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Thread: RAID setup for ~50 users

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    jpbuse is offline Loyal Member
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    Default RAID setup for ~50 users

    I've read various posts, threads and wiki articles on which RAID config to use for the ZCS server. Looks like RAID5 is not recommended for installs over 100 users. We have around 40 users right now and 60 would be our top end.

    System is running ZCS NE 5.0.15, IMAP no POP. Average user account is 5GBs and current quota is 15GBs. We're an advertising/marketing agency and email usage and storage is very high. I'm currently planning for 20GB/account quota at 50 users so 1TB of available storage needed. The reality is many users will have less than 5GBs of mail storage.

    Server is CentOS 5.2 on Dell PowerEdge 2850/2950 hardware. I'll be using 15K SAS drives throughout. Ok with RAID5 for mail store or is RAID 10 a better way to go? Will most likely put server OS onto RAID1 cfg w/ 73GB 15K SAS drives and keep /opt on the larger RAID.

    Backups will be handled either via NFS or attached storage and not kept on the local RAID.

    Do I need to spend the extra money to go for RAID 10 for a ~50 user configuration? It seems that my user storage is much higher than the normal ZCS setup I've seen.

    Thanks.

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    Klug's Avatar
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    On a 2950, there's room for six 3.5" HD.

    If you're using Network Edition, _one_ pair of 15K SAS (146 GB) is enough. In RAID1.

    Get a pair of 1TB 7.2K for HSM, in RAID1 too.
    You can get either SAS (NearLine) or SATA2 for these.

    And you'll have two slots free for upgrading your HSM volume.

    Additional info, added later
    Dell might say mixing SAS and SATA2 is not (officialy) supported, so get 7.2K SAS (NearLine) for the HSM.
    Last edited by Klug; 04-30-2009 at 11:15 AM.

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    jpbuse is offline Loyal Member
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    Thanks. 146GB won't give me enough storage though. /opt/zimbra is currently at 220GBs and /opt/zimbra/store is at 170GBs. I need to allow room for growth. I assume both index and store should be located on fast Raid1 config, correct? I could go with 450GB 15K SAS but again I think that is a little limiting.

    Where is the HSM actually stored, or is that up to me? I'm a tad new to the NE version of ZCS.

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    The idea of HSM is to automagically move "old" mails (more than 30 days old by default) to another volume.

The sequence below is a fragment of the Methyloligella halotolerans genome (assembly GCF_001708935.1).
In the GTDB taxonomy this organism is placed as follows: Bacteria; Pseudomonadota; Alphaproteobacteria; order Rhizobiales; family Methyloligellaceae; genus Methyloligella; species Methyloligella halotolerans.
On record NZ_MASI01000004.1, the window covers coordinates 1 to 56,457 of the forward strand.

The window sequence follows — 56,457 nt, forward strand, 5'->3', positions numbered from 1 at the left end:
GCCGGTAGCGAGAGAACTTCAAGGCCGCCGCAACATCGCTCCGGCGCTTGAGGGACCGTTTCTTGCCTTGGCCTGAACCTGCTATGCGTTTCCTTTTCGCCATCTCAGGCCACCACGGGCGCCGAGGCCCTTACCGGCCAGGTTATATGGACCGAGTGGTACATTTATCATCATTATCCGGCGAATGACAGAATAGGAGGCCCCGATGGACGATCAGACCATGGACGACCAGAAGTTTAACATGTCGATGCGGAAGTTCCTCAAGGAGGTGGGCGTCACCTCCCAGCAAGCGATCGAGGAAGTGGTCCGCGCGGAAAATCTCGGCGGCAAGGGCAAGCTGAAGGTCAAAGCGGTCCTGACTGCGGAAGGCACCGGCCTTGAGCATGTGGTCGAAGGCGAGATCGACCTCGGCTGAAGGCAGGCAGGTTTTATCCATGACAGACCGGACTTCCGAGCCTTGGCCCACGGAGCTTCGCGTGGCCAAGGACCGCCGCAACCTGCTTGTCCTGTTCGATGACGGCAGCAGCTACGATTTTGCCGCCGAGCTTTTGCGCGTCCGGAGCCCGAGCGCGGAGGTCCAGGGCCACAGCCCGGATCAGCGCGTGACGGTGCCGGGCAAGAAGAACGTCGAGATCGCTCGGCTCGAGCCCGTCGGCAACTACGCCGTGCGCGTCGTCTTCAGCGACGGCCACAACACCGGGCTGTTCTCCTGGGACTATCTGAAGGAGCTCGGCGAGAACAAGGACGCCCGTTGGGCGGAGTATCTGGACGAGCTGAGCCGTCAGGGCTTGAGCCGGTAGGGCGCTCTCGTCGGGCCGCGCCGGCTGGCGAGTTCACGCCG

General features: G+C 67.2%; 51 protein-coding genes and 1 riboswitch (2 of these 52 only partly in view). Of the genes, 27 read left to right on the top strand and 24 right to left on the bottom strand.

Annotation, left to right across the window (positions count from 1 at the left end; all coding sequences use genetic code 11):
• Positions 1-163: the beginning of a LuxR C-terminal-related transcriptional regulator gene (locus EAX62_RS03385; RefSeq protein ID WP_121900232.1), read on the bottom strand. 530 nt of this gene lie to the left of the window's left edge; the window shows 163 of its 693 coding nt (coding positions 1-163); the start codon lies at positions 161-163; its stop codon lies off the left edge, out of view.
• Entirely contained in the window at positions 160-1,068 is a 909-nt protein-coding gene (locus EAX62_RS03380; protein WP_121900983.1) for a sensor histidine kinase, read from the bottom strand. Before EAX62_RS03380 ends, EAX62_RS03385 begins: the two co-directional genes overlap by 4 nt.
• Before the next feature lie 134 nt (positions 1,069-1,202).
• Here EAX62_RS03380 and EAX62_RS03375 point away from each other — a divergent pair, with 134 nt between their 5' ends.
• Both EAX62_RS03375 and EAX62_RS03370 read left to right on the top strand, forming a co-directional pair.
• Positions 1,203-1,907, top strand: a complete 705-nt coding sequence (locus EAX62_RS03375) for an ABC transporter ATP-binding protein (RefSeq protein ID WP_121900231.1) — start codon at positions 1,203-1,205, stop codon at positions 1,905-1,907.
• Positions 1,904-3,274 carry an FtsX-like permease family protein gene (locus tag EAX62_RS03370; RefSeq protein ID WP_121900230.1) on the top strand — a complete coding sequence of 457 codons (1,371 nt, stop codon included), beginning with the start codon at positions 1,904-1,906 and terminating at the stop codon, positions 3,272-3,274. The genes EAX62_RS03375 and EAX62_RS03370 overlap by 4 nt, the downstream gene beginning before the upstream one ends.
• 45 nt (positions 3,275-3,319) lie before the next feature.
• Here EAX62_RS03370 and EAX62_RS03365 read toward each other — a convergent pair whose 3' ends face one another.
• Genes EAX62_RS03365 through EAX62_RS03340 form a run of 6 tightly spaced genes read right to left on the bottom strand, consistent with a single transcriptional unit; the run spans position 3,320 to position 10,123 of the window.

For this other volume, we can you slower disks (in a slower RAID pattern) because these emails are not accessed a lot and because they're only emails (no index, no database, just emails).

    However, and that's the beauty of HSM, the emails are still accessible for the users. They won't even notice the emails are on a slower volume 8)

    On one of my servers (Dell 2950 with 2x146GB SAS + 2x750GB SATA2), there are 80 active users (with lower quotas than your users).
    I've setup the HSM volume (through the webadmin UI) to ponit to the SATA2 volume.
    /opt/zimbra is 27 GB and HSM is 52 GB...

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    Throw a pair of CompactFlash disks in there, using CF-IDE or CF-to-SATA adapters. Get the biggest you can afford. Anything over 2 GB will be fine. Configure them as a RAID1 (software RAID is fine).

    Install the OS to the CF disks. I've yet to see a Linux install that needs more than a couple GB.

    Then you can use 4x SAS disks in a RAID10 for /opt/zimbra, and 2x SATA disks in a RAID1 for HSM. You'll also want to mount /home and /var off one of these arrays, so that you don't churn the CF too quickly. And consider using tmpfs for /tmp.

    That way, you get the most disk space for long-term storage (can use up to 2 TB SATA disks), but you also get a lot of fast disk space for the message store.

    There's no sense "wasting" disk space on the OS install.
    Freddie

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    CF is not supported in Dell hardware (by Dell support).

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    Quote Originally Posted by jpbuse View Post
    I've read various posts, threads and wiki articles on which RAID config to use for the ZCS server. Looks like RAID5 is not recommended for installs over 100 users. We have around 40 users right now and 60 would be our top end.